Nina Liebskind, the wife and business partner of Daniel Libeskind, the architect designing the replacement for the twin towers in New York, has admitted the building could be delayed by up to eight months because of design changes to improve security.

Mrs Libeskind told Building the decision by New York governor George Pataki to recall the replacement for the World Trade Center, which was destroyed in the 9/11 attacks, would mean it was ready in September 2009 rather than January, as first thought.

She said the delay showed “how resilient the masterplan is”. She added: “Because of increased security criteria, the tower will have to be more slender than it was. It will be made in a different way. This is the beginning of a new design.”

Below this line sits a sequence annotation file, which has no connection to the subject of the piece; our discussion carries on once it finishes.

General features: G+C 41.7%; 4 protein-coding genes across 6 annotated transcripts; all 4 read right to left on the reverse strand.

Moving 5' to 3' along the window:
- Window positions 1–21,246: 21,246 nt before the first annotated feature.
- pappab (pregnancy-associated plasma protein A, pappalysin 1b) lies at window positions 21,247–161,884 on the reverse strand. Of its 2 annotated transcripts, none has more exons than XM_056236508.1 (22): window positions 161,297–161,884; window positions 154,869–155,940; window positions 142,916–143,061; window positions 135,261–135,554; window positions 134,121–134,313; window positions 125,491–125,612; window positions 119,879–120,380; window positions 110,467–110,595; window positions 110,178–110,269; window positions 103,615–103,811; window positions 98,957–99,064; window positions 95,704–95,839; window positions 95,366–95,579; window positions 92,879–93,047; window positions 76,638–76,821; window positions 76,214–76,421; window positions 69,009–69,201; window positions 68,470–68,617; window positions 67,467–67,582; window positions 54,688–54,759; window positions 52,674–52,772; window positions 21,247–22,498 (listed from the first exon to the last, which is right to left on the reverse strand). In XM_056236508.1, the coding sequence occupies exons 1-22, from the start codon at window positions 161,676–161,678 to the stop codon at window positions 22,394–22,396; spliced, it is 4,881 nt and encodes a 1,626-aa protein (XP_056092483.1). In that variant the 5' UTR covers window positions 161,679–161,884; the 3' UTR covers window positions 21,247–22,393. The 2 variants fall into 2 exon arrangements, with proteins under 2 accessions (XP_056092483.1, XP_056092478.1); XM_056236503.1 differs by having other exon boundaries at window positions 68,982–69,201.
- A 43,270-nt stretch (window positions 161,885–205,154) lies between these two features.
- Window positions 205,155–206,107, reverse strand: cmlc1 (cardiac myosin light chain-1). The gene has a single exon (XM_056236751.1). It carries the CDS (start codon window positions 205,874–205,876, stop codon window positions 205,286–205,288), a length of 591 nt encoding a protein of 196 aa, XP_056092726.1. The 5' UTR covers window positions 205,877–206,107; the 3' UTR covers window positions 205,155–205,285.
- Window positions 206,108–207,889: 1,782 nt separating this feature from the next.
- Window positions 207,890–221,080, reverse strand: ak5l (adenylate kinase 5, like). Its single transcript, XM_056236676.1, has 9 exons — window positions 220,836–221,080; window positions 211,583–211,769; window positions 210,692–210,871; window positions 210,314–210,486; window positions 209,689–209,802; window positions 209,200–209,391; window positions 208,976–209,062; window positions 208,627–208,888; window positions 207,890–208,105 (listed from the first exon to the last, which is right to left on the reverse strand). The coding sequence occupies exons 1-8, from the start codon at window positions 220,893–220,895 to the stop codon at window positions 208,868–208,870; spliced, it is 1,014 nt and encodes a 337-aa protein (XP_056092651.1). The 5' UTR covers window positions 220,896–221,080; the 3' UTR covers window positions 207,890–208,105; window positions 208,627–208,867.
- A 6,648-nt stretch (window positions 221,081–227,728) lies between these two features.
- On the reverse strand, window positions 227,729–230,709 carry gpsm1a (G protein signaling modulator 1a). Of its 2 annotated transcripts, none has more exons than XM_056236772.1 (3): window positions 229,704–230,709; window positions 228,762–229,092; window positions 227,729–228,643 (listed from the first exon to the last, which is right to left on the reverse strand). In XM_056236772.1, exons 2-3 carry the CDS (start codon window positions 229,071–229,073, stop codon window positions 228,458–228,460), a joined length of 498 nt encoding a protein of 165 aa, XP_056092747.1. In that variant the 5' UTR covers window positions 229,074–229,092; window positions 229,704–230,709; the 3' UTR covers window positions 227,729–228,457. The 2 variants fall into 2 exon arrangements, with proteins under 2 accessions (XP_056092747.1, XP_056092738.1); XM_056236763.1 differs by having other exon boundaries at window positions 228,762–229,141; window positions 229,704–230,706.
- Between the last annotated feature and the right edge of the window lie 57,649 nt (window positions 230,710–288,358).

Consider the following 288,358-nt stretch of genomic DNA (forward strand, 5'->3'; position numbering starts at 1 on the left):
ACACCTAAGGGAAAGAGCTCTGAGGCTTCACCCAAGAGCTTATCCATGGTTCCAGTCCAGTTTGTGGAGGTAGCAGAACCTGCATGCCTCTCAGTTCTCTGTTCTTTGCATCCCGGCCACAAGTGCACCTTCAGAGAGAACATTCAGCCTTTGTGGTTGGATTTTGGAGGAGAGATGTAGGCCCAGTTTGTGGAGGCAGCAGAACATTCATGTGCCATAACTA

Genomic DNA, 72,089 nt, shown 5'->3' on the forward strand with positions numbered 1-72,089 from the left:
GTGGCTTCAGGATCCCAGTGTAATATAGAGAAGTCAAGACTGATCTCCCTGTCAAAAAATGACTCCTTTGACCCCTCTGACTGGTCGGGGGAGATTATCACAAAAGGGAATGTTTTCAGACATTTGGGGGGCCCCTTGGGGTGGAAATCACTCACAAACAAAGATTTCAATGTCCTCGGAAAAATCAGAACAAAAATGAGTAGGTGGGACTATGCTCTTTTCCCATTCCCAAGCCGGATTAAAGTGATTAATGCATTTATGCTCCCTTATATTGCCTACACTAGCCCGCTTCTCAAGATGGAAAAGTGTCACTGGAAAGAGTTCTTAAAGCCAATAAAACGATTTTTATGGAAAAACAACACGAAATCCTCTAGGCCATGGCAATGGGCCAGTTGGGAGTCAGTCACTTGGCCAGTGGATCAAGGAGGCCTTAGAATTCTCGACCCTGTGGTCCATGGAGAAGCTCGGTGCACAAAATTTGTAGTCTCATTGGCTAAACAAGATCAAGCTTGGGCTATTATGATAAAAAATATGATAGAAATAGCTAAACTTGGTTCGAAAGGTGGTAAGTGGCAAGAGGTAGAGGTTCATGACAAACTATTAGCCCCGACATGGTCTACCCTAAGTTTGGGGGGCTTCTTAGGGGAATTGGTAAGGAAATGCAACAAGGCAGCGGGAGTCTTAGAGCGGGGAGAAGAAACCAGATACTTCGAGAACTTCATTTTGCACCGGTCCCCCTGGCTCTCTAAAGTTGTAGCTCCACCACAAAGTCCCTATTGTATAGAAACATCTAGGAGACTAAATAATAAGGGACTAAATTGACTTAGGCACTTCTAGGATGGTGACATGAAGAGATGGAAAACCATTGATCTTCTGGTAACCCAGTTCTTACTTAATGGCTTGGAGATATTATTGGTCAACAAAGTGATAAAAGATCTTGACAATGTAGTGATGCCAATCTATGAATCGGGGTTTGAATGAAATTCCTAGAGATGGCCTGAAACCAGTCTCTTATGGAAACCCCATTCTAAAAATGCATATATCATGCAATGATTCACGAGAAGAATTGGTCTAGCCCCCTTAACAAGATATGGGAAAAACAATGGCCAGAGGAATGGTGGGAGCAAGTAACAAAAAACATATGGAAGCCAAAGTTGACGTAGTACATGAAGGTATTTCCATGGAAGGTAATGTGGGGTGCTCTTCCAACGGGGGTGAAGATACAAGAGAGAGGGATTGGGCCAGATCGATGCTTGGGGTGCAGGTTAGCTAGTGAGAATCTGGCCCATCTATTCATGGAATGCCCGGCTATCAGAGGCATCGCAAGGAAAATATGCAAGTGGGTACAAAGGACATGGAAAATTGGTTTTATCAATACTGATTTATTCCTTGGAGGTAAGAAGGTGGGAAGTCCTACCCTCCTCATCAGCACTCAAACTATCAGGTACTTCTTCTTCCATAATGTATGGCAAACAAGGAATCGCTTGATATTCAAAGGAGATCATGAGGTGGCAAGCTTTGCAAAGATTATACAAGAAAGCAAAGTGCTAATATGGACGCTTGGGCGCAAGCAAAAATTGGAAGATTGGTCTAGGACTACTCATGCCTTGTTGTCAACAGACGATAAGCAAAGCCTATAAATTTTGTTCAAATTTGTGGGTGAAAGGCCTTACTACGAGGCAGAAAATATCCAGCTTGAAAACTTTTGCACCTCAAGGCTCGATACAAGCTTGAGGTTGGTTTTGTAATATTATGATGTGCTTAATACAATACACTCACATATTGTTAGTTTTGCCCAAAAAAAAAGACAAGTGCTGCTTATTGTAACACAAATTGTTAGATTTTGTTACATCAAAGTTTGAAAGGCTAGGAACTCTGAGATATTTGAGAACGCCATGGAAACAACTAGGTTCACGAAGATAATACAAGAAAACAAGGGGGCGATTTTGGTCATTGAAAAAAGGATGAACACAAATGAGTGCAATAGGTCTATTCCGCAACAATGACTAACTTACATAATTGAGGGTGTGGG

Pataki demanded design changes after the New York police department questioned the building’s safety. The symbolic height of the tower – 1776 ft, marking the date of the declaration of independence – will remain.

In an interview, published in Building this week, Daniel Libeskind dismissed criticism of the design, which some say is overly patriotic.

He said: “We’re building something to last 100, 200 years. Think about how much has been accomplished to bring consensus, feasibility and spirituality to the site. We’ve accomplished a lot.”